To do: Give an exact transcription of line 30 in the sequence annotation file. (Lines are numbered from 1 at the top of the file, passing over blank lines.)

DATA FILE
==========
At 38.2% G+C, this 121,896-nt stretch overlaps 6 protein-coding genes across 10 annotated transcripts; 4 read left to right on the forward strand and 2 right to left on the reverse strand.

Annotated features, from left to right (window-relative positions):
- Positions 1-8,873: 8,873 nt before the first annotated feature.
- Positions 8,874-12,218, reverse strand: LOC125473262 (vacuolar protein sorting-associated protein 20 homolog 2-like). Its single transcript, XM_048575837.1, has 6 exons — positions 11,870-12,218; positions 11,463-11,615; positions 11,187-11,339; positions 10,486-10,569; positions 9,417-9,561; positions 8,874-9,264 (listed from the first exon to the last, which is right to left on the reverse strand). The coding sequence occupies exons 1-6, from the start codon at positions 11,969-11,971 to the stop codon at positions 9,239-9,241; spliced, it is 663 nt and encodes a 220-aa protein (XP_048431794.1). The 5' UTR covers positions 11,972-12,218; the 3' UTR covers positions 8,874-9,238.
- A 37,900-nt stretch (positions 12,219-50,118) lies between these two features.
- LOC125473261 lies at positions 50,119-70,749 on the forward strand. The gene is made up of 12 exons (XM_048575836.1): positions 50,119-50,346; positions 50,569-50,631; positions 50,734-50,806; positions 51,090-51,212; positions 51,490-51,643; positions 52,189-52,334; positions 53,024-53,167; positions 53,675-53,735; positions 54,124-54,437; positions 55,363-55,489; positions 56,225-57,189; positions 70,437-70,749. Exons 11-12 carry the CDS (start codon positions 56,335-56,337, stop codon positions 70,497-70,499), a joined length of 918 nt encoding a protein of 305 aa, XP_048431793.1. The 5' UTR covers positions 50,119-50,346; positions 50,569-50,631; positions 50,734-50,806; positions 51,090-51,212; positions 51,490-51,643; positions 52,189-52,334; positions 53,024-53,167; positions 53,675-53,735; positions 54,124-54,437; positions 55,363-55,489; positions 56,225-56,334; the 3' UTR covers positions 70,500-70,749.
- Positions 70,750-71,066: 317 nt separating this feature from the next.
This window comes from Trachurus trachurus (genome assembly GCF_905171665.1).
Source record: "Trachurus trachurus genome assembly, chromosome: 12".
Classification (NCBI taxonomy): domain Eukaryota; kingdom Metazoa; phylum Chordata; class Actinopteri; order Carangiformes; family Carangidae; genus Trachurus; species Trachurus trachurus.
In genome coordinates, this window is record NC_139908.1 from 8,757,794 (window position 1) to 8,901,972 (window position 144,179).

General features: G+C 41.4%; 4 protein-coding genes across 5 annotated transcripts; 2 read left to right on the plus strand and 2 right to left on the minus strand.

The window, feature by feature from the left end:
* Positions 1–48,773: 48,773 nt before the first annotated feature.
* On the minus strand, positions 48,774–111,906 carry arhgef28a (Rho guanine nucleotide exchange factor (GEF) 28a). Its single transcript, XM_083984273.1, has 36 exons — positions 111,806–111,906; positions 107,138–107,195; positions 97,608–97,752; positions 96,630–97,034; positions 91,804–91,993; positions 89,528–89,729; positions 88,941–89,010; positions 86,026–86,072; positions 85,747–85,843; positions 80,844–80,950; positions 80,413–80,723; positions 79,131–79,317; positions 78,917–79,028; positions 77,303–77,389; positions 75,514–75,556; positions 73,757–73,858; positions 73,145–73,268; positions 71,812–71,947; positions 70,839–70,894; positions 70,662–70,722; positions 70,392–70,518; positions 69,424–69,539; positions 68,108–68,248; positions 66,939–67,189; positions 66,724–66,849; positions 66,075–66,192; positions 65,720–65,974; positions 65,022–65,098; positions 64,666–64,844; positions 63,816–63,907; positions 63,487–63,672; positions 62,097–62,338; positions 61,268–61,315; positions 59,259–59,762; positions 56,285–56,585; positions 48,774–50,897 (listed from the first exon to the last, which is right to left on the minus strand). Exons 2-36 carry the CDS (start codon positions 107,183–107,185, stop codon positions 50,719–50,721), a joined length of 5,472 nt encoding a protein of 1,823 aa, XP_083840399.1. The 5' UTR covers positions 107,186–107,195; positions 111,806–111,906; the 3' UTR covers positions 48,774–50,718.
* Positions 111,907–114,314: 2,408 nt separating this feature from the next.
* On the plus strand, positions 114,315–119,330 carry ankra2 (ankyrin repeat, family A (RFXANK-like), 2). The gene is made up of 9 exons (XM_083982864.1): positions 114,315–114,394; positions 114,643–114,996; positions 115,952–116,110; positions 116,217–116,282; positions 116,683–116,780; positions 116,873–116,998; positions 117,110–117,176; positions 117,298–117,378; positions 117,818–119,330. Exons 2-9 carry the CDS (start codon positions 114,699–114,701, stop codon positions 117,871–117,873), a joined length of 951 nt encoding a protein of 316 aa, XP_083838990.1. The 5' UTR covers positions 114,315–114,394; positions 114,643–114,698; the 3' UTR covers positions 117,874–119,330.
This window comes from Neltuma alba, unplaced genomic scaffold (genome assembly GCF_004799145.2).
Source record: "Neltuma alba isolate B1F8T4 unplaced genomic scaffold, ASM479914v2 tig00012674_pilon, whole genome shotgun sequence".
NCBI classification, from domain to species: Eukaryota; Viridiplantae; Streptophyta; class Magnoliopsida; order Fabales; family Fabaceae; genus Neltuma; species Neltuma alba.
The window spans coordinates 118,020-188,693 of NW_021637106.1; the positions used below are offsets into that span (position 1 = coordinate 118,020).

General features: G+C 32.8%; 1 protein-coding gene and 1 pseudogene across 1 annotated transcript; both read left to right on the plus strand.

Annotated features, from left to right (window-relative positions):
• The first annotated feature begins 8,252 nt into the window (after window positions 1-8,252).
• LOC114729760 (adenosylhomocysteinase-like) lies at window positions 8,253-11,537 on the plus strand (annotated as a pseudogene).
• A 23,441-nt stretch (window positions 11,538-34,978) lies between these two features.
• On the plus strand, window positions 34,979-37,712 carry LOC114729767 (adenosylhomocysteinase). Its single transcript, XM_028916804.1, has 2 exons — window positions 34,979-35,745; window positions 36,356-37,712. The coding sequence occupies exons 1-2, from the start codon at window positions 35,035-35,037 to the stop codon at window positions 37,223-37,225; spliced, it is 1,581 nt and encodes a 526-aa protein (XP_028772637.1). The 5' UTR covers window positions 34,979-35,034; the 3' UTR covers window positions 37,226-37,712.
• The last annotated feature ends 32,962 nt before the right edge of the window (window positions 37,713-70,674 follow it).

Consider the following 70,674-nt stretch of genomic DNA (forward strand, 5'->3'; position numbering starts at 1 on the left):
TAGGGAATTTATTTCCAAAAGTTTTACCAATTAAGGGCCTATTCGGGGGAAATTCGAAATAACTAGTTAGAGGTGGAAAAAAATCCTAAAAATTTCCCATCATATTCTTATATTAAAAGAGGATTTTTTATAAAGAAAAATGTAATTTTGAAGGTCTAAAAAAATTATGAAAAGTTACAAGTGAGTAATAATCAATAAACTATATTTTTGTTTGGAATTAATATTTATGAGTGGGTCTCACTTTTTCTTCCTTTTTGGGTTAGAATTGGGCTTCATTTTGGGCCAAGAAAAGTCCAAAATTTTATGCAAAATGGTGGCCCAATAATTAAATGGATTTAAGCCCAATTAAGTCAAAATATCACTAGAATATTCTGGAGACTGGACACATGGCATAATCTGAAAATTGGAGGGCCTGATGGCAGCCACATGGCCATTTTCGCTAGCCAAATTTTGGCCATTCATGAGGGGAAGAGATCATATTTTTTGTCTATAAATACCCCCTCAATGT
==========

TAGGGAATTTATTTCCAAAAGTTTTACCAATTAAGGGCCTATTCGGGGGAAATTCGAAATAACTAGTTAGAGGTGGAAAAAAATCCTAAAAATTTCCCATCATATTCTTATATTAAAAGAGGATTTTTTATAAAGAAAAATGTAATTTTGAAGGTCTAAAAAAATTATGAAAAGTTACAAGTGAGTAATAATCAATAAACTATATTTTTGTTTGGAATTAATATTTATGAGTGGGTCTCACTTTTTCTTCCTTTTTGGGTTAGAATTGGGCTTCATTTTGGGCCAAGAAAAGTCCAAAATTTTATGCAAAATGGTGGCCCAATAATTAAATGGATTTAAGCCCAATTAAGTCAAAATATCACTAGAATATTCTGGAGACTGGACACATGGCATAATCTGAAAATTGGAGGGCCTGATGGCAGCCACATGGCCATTTTCGCTAGCCAAATTTTGGCCATTCATGAGGGGAAGAGATCATATTTTTTGTCTATAAATACCCCCTCAATGT